As a longtime fan of the organization Men Can Stop Rape, I was cheered to read this story about its youth development program last week. The Men of Strength Club (MOST, for short) provides young men with a structured and supportive space to connect with peers and build individualized definitions of masculinity that promote healthy relationships.
In ten years, Men Can Stop Rape’s Executive Director Neil Irvin grew the MOST Club from one school in Washington, DC to over 100 locations in ten states throughout the country: California, DC, Florida, Kansas, Maryland, Missouri, New York, North Carolina, Ohio, and South Carolina. Kedrick Griffin facilitates the MOST Club with young men in Washington, DC and conducts trainings nationwide.
Griffin facilitates two MOST club meetings a day at nine different DCPS schools. Every week, he spends less than an hour with each group. But that’s enough time, he hopes, to challenge traditional masculinity and push his young charges to respect their female peers.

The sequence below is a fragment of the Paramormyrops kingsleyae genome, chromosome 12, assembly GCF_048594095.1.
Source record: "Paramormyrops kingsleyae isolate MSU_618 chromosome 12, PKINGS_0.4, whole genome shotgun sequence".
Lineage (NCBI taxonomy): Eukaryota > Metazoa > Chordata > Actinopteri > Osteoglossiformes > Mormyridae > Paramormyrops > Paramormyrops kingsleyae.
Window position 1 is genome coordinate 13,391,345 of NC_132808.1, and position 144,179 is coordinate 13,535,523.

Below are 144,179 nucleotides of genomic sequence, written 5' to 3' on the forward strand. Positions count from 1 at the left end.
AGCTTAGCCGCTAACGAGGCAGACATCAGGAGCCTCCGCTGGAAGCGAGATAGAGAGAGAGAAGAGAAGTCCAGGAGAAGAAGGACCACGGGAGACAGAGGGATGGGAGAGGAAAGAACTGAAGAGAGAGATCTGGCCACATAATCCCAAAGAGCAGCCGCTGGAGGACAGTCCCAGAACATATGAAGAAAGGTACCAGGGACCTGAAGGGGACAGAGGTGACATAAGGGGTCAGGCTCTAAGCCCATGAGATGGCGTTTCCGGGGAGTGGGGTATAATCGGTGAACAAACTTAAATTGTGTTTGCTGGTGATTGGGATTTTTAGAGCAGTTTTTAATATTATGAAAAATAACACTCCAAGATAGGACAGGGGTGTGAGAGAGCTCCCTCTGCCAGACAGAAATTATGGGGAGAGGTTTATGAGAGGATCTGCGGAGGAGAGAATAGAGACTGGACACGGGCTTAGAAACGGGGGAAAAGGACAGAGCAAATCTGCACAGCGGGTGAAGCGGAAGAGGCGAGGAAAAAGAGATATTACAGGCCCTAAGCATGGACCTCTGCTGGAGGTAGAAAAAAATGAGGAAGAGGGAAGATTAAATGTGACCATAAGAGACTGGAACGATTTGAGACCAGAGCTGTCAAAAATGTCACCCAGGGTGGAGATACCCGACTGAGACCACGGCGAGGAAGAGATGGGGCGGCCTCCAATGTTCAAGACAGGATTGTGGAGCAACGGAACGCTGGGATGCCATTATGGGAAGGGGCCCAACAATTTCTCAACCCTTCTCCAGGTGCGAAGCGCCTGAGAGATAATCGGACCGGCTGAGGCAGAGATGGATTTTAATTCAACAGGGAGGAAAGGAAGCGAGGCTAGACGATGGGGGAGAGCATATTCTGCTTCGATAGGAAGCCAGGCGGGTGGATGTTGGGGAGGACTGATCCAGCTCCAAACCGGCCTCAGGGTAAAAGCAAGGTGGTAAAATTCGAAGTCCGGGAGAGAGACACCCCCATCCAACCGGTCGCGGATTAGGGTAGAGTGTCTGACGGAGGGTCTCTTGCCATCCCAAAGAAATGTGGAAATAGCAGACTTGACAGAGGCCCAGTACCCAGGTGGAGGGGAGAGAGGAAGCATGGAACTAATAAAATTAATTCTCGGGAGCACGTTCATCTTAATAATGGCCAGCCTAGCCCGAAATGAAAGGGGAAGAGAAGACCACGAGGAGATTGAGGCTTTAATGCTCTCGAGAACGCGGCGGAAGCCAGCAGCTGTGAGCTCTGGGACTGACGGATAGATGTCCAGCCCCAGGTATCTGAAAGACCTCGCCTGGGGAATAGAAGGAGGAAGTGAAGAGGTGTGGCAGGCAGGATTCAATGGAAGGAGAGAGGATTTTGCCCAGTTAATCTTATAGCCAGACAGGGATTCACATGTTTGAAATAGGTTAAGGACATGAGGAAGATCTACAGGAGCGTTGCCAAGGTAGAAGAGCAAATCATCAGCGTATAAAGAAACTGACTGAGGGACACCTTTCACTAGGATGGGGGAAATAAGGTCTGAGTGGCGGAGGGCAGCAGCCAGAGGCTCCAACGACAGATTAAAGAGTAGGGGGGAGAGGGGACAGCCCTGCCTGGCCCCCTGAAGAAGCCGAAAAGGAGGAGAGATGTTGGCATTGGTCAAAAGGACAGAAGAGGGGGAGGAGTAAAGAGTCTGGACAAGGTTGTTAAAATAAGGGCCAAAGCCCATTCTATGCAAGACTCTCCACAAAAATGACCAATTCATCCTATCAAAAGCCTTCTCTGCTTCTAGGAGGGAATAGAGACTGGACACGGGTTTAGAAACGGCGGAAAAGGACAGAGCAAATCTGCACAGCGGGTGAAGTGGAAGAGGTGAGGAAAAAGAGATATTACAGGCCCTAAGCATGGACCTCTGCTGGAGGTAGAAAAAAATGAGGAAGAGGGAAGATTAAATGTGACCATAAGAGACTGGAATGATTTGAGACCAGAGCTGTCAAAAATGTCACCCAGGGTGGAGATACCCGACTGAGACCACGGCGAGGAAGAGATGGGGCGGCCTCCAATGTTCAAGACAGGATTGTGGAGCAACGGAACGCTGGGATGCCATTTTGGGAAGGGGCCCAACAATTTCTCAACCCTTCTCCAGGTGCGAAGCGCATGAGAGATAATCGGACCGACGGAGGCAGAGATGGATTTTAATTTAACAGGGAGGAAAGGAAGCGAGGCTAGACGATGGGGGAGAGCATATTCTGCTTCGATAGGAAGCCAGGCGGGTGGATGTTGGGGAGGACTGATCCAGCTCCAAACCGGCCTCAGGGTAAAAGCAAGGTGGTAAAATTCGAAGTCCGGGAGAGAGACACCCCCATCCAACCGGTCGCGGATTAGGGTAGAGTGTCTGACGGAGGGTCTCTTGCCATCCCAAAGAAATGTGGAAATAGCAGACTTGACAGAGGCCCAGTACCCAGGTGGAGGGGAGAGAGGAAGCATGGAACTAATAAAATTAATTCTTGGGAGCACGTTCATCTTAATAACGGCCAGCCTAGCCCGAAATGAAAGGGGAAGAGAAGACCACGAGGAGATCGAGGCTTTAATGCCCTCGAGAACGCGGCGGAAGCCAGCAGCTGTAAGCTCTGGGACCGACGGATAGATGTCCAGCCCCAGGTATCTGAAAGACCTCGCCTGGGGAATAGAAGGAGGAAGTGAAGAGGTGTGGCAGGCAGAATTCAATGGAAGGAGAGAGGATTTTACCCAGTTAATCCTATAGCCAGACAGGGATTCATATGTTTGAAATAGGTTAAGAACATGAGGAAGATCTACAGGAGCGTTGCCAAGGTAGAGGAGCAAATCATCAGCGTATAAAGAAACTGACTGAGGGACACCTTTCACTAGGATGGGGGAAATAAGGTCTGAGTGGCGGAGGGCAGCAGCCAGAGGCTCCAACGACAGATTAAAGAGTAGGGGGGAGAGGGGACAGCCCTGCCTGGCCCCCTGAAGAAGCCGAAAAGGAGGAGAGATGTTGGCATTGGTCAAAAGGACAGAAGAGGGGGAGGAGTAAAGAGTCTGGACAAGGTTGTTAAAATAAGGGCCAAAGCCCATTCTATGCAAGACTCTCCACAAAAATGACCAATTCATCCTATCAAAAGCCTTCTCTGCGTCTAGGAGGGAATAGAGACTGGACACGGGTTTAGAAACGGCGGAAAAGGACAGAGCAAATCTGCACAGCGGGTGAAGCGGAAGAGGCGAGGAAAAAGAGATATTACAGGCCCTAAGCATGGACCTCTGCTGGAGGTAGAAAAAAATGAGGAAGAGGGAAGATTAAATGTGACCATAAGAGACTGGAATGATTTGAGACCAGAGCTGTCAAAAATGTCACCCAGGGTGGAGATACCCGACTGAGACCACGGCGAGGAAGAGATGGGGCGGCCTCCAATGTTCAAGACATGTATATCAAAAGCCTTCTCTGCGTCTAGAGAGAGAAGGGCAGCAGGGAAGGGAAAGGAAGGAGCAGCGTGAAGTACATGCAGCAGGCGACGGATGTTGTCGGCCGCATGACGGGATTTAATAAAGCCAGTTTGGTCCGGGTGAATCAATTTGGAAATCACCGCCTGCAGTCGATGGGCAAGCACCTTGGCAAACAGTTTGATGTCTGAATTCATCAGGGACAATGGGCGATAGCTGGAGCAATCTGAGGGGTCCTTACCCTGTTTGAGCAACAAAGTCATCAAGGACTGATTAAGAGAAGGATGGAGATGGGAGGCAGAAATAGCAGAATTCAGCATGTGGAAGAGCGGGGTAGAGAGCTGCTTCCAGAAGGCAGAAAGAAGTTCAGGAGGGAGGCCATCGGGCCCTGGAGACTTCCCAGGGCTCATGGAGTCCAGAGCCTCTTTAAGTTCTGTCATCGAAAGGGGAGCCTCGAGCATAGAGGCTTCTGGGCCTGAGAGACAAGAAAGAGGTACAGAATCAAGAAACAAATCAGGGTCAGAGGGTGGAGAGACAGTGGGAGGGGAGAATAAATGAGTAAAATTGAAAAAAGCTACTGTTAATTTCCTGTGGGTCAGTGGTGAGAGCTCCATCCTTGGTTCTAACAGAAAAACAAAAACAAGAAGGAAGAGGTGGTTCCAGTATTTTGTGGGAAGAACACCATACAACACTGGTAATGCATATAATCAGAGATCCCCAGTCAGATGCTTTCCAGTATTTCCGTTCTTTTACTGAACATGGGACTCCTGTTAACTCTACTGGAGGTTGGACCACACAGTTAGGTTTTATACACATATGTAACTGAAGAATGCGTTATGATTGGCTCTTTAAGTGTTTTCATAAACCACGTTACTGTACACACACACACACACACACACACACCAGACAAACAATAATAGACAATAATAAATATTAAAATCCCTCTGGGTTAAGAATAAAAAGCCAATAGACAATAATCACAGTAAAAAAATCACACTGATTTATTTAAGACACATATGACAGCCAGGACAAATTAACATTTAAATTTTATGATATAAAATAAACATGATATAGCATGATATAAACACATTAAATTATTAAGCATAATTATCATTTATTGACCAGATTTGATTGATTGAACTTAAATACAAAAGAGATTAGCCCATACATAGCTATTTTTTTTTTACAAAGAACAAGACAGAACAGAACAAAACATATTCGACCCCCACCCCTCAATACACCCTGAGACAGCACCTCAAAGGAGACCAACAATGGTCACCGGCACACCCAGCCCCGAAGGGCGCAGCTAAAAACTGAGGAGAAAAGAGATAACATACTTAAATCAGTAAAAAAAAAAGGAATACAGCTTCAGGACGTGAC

Griffin attracts middle- and high-school boys with the promise of free pizza and movie tickets. Conversations center around their personal lives, homework and sports accomplishments at first, but eventually Griffin leads the young men in discussions of street harassment, dating violence and what it means to be a “real man.”
In 2003 the Centers for Disease Control and Prevention identified MOST Club as one of the top four gender violence prevention programs in the country. Every school should host a program like this. Society has targeted girls and women with rape and violence “prevention tips” for too long to no avail. Educating boys and men is the only way to reduce male violence against women and girls. The MOST Club is definitely doing it right.